One57, which is scheduled to open in December, is now more than 70 percent sold. Standing 1,004 feet, One57 will be the highest residential tower in the city until 432 Park is finished.

Like most other high-end skyscrapers, One57 is selling the lifestyle of the globe-trotting chief executive or hedge fund manager. World-famous architect? Check — Christian de Portzamparc. High-end Miele appliances? Check. Private yoga studio and performance room? Check and check. Unfortunately, the world’s billionaires will have to swim laps in the building’s 75-foot indoor swimming pool with the tourists staying at the Park Hyatt hotel, which will occupy the first 30 floors of the building when it opens the middle of next year.

“There aren’t going to be many buildings like this that even can be built. Because how many spots can you find that will deliver this kind of view?” Mr. Barnett asked, as he nodded to the New York City vistas.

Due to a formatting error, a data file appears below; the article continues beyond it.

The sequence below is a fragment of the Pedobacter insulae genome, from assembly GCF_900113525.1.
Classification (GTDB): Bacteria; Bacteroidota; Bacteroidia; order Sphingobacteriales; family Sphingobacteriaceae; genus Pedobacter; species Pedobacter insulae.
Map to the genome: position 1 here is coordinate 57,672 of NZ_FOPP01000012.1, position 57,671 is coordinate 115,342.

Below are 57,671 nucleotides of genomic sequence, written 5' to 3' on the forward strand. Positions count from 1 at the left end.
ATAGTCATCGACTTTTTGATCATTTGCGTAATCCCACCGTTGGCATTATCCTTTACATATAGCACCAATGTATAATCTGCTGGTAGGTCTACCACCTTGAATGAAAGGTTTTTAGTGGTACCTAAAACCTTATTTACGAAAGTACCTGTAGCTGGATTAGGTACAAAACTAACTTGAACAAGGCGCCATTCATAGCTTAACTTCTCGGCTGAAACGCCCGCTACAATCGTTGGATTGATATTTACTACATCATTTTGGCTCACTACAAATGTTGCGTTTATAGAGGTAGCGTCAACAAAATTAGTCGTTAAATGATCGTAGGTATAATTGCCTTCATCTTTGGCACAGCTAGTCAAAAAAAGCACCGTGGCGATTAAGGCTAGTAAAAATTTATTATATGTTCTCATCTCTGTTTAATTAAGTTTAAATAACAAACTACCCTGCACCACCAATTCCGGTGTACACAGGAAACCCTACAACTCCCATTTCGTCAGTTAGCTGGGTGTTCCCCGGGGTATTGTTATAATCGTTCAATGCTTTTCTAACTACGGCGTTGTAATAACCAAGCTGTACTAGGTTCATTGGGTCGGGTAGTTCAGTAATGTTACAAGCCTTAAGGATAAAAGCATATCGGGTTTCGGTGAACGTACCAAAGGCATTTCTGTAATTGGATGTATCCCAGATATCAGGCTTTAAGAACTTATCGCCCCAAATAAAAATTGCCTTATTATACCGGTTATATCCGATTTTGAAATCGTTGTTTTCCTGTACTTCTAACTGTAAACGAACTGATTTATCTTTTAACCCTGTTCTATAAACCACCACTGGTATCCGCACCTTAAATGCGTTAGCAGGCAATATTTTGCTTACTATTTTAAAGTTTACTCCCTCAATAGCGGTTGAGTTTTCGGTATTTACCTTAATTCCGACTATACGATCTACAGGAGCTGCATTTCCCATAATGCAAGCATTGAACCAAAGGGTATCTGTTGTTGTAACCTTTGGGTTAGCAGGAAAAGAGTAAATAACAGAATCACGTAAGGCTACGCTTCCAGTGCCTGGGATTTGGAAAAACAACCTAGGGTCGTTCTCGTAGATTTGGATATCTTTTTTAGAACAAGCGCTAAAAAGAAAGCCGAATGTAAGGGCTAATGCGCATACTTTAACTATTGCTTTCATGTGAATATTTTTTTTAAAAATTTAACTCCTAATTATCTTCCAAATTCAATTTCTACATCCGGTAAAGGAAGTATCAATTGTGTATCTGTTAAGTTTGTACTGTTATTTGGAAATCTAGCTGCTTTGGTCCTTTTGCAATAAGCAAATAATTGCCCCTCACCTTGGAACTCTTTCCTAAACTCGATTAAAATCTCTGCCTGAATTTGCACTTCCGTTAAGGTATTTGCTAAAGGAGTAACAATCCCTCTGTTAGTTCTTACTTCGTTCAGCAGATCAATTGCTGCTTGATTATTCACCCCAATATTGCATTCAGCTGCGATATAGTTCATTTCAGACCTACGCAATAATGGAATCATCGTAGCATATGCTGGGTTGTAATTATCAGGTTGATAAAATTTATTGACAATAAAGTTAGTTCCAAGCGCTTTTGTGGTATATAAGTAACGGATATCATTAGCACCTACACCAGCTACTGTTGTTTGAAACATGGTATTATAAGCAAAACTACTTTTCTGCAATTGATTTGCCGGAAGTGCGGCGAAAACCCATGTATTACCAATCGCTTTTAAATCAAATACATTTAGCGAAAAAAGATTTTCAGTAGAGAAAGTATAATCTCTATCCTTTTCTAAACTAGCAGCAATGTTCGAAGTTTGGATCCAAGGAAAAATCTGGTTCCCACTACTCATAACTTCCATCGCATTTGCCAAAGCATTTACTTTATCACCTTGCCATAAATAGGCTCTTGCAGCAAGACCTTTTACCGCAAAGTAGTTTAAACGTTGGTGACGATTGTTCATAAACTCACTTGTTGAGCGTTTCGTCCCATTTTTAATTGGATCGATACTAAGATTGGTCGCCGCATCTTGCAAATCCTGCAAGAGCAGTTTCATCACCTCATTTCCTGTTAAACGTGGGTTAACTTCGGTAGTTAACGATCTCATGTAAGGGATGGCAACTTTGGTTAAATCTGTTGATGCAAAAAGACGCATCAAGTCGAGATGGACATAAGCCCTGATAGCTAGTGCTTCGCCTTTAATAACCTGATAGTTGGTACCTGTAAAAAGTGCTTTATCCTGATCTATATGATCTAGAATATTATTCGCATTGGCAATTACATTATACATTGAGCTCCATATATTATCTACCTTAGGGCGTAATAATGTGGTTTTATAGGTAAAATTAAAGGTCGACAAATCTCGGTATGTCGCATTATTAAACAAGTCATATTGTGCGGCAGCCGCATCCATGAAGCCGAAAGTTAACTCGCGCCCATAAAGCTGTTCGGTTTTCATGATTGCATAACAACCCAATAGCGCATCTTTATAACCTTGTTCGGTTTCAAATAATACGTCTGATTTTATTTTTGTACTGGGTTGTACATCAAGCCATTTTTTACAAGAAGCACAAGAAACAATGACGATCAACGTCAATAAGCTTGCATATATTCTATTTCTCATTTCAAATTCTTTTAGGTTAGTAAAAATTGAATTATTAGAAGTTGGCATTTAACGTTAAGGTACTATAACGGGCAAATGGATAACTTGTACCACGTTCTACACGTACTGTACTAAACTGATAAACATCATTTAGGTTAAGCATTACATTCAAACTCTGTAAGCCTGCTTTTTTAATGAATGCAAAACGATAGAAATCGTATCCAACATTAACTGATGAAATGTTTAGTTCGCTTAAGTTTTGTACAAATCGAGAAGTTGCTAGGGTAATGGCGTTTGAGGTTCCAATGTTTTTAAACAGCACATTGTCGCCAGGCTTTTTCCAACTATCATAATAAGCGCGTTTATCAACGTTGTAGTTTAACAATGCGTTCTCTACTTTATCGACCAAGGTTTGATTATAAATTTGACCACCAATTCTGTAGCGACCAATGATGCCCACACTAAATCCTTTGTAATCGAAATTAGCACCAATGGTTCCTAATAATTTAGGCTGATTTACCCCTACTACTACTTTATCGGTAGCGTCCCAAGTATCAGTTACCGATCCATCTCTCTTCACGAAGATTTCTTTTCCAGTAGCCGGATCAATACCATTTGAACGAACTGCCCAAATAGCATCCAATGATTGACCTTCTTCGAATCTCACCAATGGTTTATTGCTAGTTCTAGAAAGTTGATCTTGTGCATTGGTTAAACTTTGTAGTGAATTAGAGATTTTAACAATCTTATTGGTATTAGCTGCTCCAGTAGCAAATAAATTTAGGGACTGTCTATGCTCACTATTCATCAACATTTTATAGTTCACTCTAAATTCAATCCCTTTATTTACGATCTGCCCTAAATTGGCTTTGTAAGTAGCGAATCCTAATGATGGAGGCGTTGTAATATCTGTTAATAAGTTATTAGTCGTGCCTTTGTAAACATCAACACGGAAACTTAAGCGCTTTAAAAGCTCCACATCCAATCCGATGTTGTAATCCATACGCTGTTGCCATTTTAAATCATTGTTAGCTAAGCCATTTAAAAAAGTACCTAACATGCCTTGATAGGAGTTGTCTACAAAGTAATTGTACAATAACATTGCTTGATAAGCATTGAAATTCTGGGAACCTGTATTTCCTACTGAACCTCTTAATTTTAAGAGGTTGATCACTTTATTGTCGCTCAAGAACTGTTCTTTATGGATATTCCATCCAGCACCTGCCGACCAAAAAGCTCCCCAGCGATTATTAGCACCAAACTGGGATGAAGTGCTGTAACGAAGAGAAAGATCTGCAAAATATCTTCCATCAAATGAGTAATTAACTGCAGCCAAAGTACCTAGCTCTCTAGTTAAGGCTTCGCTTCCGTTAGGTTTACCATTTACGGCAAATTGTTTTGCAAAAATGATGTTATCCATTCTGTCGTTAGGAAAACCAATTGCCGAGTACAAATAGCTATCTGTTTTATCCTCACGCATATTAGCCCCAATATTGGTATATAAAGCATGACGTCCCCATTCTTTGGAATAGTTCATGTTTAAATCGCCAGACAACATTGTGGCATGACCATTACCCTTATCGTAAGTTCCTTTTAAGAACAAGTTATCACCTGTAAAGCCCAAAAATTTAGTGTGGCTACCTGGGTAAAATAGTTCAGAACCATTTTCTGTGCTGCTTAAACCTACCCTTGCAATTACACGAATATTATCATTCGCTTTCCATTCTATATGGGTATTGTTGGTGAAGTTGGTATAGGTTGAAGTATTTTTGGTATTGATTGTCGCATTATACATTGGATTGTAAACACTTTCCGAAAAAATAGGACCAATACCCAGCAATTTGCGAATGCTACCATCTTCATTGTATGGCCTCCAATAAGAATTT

Well, actually, just down the street, on 57th and Broadway. That is where Mr. Barnett is already at work on his next project: a luxury tower that, if he sticks with preliminary plans, could be the tallest in the city, soaring more than 1,400 feet into the sky.

This article has been revised to reflect the following correction:

Correction: November 11, 2013
An article last Monday about record sales prices for luxury apartments in New York City misidentified the property that holds the record price for downtown. It is a full-floor penthouse apartment in the Walker Tower in Chelsea that recently sold for $50 million — not a penthouse on the 60th floor of 56 Leonard, which was the previous record-holder when it sold for $47 million. The error was repeated in an accompanying picture caption and in a chart. The article also described incorrectly the purchase of a penthouse at 15 Central Park West in 2012. It was bought by a trust set up by the Russian tycoon Dmitry Rybolovlev for his daughter Ekaterina and her heirs; it was not bought by Mr. Rybolovlev.